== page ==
So when you want to pull some cash out of the bank machine, you either scan your fingerprint, or your iris, to verify your identity. So far this system has been working very well from what I have seen at Pearson. I think banks are not doing their part to keep their customers safe.

  3. Joren

    Sep 30 2007

    BK, while I’ll agree that the banks are not doing enough (I know someone whose account was stolen from because someone behind her used some sort of device to “tap” into her account via the ATM after she left), the new system at Pearson is, as you may be aware, not without its problems.

    A friend of mine there has had to have her file redone several times because it was not working on a consistent basis. i.e. getting her in one door but not through the next – so it was leaving her locked/trapped in a secure area.

    Fortunately, she has to carry a radio, so help wasn’t that far off.

  4. KK

    Sep 30 2007

    Have I got a better story!

    Two to three years ago, our home in Ancaster (very good area) was broken into while we were sleeping. The next morning we did not notice anything until I went searching for my purse. In addition to having my purse stolen, my new debit card and the envelope with the new PIN number (which was sitting on my kitchen island) was stolen too. The burglars withdrew $1,000 dollars from a cash machine in Scarborough. After many phone calls to CIBC, they finally gave me a $100 credit.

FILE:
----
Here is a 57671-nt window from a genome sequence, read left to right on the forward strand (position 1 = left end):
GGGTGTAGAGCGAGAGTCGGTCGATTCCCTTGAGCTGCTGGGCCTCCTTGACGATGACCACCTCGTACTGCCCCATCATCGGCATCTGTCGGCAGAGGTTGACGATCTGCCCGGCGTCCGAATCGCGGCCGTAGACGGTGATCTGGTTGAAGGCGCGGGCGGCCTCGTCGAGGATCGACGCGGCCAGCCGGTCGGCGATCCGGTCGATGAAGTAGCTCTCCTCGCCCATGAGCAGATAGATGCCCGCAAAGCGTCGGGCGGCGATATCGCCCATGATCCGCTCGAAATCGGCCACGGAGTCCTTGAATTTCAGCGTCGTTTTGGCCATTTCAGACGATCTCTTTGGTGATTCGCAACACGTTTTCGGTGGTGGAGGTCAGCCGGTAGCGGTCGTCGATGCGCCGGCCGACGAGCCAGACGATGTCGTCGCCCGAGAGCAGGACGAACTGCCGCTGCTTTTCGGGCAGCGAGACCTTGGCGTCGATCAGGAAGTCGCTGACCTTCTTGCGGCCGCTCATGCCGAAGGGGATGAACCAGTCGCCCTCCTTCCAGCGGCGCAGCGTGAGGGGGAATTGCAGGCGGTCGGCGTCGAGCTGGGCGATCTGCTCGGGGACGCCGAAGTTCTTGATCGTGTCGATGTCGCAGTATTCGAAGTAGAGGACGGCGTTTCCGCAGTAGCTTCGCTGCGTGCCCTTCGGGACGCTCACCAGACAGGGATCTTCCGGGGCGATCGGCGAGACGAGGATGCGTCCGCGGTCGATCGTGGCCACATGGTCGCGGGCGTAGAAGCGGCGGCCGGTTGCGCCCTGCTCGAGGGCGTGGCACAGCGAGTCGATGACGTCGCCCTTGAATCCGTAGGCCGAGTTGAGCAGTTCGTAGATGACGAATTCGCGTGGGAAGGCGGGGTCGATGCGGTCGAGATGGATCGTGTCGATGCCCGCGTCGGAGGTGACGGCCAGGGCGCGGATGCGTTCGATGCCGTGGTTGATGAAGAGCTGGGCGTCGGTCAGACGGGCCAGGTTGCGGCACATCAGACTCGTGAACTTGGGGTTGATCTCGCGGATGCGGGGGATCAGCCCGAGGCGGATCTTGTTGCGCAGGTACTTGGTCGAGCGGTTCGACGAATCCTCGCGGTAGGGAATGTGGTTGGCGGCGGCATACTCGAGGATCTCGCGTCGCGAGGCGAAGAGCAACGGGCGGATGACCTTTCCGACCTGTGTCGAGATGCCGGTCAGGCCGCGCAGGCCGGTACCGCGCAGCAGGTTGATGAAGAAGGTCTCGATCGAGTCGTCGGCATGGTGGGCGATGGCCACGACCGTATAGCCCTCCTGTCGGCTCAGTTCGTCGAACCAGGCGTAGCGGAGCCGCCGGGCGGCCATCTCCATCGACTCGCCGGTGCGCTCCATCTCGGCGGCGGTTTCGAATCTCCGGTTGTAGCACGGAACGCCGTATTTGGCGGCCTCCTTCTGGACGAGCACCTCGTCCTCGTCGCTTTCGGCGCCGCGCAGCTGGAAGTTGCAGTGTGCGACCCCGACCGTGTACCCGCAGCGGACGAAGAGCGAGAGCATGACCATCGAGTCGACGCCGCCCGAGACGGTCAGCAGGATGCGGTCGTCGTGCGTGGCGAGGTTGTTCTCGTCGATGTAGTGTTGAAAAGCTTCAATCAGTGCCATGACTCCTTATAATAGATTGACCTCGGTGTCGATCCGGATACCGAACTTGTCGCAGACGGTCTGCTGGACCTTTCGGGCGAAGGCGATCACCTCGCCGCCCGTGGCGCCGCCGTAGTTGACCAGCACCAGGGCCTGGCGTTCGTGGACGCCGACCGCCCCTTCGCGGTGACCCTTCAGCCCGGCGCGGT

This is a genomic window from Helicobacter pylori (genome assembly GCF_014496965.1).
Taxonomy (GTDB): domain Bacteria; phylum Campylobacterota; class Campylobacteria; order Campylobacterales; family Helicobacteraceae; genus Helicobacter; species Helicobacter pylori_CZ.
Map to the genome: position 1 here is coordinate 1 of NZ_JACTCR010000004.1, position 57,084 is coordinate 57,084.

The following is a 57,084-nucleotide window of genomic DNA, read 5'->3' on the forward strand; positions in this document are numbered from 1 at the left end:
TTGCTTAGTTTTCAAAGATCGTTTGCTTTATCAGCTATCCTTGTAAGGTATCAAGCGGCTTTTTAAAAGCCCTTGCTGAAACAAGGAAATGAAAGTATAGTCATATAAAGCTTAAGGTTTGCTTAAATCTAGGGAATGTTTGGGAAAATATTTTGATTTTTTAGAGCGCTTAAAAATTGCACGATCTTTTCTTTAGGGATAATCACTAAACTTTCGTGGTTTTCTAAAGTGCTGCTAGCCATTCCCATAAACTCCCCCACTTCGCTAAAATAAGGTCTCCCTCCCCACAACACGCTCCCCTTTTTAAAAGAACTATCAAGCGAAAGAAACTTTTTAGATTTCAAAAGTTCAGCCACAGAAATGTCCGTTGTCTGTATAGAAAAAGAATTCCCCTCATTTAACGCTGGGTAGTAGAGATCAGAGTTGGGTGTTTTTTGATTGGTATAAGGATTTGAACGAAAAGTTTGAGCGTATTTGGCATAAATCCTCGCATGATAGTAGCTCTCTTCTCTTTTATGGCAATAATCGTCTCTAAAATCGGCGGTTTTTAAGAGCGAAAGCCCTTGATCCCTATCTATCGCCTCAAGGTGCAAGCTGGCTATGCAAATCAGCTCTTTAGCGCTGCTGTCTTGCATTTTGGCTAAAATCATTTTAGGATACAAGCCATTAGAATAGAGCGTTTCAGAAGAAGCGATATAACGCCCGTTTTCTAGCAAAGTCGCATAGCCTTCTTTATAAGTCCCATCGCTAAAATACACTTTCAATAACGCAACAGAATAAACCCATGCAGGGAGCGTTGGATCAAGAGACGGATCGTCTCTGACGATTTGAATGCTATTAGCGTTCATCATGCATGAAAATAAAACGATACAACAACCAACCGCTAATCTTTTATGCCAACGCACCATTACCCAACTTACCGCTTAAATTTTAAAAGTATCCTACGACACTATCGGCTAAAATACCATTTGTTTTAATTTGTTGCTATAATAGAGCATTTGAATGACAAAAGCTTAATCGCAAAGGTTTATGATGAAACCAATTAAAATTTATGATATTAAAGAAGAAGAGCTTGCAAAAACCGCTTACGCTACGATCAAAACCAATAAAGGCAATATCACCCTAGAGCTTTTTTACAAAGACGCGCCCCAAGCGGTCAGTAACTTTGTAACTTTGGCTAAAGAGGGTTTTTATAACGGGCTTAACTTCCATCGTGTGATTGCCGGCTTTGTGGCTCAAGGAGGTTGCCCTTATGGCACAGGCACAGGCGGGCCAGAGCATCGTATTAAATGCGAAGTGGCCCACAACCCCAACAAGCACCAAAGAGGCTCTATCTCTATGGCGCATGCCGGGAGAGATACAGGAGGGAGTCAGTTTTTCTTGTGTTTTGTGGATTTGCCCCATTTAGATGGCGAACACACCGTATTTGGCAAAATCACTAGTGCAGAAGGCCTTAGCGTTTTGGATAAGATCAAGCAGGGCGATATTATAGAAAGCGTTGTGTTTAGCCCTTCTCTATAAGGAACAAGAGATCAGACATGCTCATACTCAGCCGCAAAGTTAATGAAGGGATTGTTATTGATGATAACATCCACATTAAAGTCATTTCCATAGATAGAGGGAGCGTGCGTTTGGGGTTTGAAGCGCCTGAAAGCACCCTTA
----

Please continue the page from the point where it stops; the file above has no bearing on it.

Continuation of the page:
5. MH

    Sep 30 2007

    It would be be a great service if you could alert the public to how the elderly and handicapped can easily be defrauded by ‘caregivers’ who accompany them everywhere, including to bank machines.

    My mother was defrauded of thousands of dollars this way. Although it seems like common sense, my siblings who had Power of Attorney did not anticipate this, nor were they able to recover the money. (The caregiver did not use bank macinines with security cameras.)

    Although I myself would have anticipated this risk, the reality is that many adult children are reluctant to deny aging parents their desire for some financial independence, and they may be too trusting of caregivers, whom they do not monitor properly.

  6. JR

    Sep 30 2007

    In August, on a road trip with my 19-year-old son, we stopped at the Big Apple on the 401 near Cobourg for a bite. Running low on cash, I went to the private-label ATM (a beige plastic model of the sort you see in convenience stores and the like) next to the gift shop. I put in my TD Bank debit card and keyed in a request for $60. The machine whirred, spit out a receipt saying I got $60 — and no money.

    I jostled the machine some and a $20-bill half-slid out of the seam where the front cover connects to the machine. But despite repeated jostling, it was not yielding any more money.

    I called the 800-number on the machine, told them my story, and they said they’d get back to me. Within two days, they did call back–to say everything checked out normal on the machine so they would not refund my $40 (plus, adding insult to injury, the additional $1.50 “convenience” charge).

    They did, however, say that under Interac rules, I could ask my bank to do an “investigation” into the affair. I called TD the next day and they said this sort of thing happens regularly. It would take 15 business days, the person said, to complete the investigation and return the $40 to my account. It sounded nice and easy.

    When I hadn’t heard from the bank after three weeks, I called again. After some checking, the person advised that the “investigation” hadn’t turned anything up and so my request was “declined” (the actual word they used).